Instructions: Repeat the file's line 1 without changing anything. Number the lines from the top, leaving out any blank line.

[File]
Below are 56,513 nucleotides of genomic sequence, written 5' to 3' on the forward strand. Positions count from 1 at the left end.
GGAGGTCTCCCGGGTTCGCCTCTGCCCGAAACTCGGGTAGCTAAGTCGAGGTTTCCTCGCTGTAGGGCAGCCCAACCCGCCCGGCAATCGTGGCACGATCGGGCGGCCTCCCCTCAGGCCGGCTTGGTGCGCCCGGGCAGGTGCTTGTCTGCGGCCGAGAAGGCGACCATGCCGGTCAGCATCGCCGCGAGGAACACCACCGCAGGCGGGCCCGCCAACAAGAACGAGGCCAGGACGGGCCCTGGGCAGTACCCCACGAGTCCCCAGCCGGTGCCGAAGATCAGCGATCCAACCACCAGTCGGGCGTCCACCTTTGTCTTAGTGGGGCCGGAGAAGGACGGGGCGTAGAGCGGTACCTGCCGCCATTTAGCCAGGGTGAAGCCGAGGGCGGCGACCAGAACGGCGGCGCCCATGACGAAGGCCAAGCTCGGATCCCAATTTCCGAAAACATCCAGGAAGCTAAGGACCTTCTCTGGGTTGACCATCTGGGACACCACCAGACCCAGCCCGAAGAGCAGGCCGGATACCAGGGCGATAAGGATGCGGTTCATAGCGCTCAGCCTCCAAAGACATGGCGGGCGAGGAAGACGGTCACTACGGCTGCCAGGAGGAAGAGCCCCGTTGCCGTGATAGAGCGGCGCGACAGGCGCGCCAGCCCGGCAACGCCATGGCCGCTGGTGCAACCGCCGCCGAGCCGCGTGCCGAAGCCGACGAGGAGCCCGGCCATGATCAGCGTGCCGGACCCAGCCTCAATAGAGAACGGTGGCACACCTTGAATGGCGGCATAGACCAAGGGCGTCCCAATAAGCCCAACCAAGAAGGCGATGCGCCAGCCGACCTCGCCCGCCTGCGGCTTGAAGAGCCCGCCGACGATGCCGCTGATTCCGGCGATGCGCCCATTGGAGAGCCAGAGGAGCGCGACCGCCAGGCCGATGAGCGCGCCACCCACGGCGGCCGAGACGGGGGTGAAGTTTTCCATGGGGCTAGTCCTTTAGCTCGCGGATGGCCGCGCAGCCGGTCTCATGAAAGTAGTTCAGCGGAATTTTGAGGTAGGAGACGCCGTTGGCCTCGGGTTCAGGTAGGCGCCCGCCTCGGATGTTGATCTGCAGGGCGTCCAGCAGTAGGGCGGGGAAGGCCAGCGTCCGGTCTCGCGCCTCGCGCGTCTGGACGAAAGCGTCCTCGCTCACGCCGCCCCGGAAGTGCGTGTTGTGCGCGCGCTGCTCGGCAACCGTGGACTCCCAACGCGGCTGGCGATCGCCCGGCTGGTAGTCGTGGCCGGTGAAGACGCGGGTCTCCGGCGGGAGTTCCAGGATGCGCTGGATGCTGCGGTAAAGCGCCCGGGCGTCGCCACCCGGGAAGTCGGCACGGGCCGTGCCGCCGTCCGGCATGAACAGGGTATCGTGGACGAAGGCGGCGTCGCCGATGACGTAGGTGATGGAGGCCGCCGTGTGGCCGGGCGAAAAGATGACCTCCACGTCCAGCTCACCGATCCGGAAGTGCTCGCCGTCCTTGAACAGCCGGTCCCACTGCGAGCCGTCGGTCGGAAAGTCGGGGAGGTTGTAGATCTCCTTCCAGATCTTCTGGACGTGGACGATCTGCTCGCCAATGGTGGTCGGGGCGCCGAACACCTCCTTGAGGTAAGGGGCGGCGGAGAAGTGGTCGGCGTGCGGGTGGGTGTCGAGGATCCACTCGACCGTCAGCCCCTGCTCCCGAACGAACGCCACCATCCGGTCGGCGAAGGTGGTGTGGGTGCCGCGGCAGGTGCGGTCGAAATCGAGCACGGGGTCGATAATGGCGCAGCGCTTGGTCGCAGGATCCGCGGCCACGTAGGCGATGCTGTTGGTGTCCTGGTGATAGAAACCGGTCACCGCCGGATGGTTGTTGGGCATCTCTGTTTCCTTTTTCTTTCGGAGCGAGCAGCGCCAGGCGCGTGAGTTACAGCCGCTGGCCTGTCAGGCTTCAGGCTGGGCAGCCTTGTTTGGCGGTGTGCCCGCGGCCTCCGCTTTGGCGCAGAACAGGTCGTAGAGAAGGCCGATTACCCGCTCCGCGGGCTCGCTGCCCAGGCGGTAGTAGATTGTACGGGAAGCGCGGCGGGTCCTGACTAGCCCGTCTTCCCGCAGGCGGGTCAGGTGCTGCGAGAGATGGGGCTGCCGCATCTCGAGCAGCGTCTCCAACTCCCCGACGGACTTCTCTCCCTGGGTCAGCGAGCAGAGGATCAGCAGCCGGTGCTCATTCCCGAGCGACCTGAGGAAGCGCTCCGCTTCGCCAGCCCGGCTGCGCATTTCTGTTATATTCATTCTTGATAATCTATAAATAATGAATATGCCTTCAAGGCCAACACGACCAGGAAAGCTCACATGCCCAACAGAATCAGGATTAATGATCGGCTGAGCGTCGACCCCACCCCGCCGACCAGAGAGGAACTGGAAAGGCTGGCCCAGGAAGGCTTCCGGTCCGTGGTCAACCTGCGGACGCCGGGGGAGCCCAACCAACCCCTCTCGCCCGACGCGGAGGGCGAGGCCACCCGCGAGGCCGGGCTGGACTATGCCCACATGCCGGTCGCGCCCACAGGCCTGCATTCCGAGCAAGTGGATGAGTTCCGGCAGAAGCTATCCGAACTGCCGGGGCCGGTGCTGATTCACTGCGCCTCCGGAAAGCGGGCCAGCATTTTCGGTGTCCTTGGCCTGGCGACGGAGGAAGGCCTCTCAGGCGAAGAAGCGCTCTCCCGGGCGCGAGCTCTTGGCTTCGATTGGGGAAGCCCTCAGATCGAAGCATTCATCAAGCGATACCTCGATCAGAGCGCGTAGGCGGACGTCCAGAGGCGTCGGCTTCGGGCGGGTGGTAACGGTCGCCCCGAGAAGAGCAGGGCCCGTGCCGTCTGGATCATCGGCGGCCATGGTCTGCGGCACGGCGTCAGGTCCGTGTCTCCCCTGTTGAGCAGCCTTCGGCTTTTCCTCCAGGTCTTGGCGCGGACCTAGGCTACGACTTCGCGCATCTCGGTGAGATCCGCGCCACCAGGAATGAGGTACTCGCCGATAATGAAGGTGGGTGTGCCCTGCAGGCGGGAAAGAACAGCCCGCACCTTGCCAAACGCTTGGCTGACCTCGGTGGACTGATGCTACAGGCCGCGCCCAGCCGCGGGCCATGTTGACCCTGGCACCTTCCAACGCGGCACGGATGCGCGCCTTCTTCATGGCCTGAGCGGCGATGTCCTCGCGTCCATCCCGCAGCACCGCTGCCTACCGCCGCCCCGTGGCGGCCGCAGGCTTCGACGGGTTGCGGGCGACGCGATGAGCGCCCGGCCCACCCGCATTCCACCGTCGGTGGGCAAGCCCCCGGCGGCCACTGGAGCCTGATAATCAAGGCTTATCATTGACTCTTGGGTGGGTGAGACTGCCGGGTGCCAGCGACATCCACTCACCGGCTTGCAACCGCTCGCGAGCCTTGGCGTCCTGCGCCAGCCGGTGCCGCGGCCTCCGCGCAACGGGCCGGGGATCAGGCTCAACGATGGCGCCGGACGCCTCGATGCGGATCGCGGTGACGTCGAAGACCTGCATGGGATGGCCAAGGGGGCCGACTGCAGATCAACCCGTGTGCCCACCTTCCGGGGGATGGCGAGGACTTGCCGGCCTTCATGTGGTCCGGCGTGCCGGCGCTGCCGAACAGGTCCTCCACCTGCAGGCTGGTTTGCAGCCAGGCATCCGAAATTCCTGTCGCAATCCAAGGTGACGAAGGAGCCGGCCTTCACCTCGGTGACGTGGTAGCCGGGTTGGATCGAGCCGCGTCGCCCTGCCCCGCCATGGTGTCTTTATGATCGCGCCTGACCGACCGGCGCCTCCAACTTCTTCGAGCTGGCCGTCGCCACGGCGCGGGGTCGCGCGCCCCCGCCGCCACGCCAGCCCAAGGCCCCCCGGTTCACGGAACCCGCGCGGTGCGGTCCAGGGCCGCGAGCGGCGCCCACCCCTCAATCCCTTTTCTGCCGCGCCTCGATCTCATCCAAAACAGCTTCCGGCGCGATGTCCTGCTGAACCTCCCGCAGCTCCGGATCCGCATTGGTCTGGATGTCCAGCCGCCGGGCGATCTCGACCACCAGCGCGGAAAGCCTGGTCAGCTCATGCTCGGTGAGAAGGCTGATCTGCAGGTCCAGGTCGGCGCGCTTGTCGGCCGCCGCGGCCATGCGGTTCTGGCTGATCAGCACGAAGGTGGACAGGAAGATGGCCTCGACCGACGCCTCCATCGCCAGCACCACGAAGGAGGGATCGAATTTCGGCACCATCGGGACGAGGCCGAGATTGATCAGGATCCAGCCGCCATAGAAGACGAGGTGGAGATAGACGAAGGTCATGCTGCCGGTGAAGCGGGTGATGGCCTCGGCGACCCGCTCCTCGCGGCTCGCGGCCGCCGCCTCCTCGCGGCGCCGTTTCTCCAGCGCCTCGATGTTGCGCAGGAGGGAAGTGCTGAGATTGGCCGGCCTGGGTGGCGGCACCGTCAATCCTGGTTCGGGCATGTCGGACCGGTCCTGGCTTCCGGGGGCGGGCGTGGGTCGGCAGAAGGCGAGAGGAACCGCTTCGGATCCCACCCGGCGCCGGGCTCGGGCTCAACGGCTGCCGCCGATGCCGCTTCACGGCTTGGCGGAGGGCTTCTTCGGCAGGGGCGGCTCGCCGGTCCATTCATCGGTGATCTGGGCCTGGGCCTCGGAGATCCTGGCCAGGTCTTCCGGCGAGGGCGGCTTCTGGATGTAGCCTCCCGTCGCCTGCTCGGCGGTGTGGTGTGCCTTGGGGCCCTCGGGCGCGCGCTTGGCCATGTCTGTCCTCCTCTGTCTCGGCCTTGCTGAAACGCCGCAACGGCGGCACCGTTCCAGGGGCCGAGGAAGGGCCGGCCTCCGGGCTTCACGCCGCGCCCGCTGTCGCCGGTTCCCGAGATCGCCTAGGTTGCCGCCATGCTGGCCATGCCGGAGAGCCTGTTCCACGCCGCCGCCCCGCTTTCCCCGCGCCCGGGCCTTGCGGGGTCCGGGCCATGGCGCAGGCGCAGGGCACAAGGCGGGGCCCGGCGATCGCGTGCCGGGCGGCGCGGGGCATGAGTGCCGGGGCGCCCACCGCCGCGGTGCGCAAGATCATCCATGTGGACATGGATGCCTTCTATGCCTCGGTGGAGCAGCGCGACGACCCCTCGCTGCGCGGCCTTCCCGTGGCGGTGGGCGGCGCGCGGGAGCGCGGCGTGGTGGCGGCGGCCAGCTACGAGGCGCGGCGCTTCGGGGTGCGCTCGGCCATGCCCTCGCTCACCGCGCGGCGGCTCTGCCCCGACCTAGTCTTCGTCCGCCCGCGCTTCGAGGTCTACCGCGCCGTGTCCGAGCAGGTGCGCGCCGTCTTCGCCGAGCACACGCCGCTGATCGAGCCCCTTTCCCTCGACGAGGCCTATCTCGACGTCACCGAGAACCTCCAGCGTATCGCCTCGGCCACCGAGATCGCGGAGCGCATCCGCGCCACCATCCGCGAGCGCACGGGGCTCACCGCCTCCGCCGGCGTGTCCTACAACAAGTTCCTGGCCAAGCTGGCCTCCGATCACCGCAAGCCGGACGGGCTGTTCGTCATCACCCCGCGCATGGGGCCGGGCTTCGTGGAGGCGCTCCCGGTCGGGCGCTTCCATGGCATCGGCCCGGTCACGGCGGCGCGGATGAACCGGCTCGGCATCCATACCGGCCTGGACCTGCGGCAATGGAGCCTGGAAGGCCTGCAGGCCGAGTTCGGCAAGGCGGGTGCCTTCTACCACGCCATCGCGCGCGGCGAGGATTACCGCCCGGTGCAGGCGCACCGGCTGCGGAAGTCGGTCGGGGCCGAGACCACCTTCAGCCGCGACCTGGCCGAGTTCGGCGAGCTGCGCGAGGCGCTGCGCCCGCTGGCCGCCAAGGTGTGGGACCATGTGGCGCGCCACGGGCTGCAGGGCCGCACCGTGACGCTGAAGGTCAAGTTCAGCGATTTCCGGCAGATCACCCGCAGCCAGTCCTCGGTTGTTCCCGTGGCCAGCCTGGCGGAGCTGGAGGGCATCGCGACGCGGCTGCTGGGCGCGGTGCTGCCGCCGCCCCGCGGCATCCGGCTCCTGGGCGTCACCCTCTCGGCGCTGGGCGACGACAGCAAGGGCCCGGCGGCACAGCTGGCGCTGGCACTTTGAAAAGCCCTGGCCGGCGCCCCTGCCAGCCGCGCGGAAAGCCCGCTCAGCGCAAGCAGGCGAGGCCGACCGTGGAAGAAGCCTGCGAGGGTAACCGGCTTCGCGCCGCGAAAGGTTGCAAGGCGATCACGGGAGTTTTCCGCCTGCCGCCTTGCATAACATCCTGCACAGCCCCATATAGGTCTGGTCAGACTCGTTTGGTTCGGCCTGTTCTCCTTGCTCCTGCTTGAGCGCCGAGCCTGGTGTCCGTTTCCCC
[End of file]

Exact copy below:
Below are 56,513 nucleotides of genomic sequence, written 5' to 3' on the forward strand. Positions count from 1 at the left end.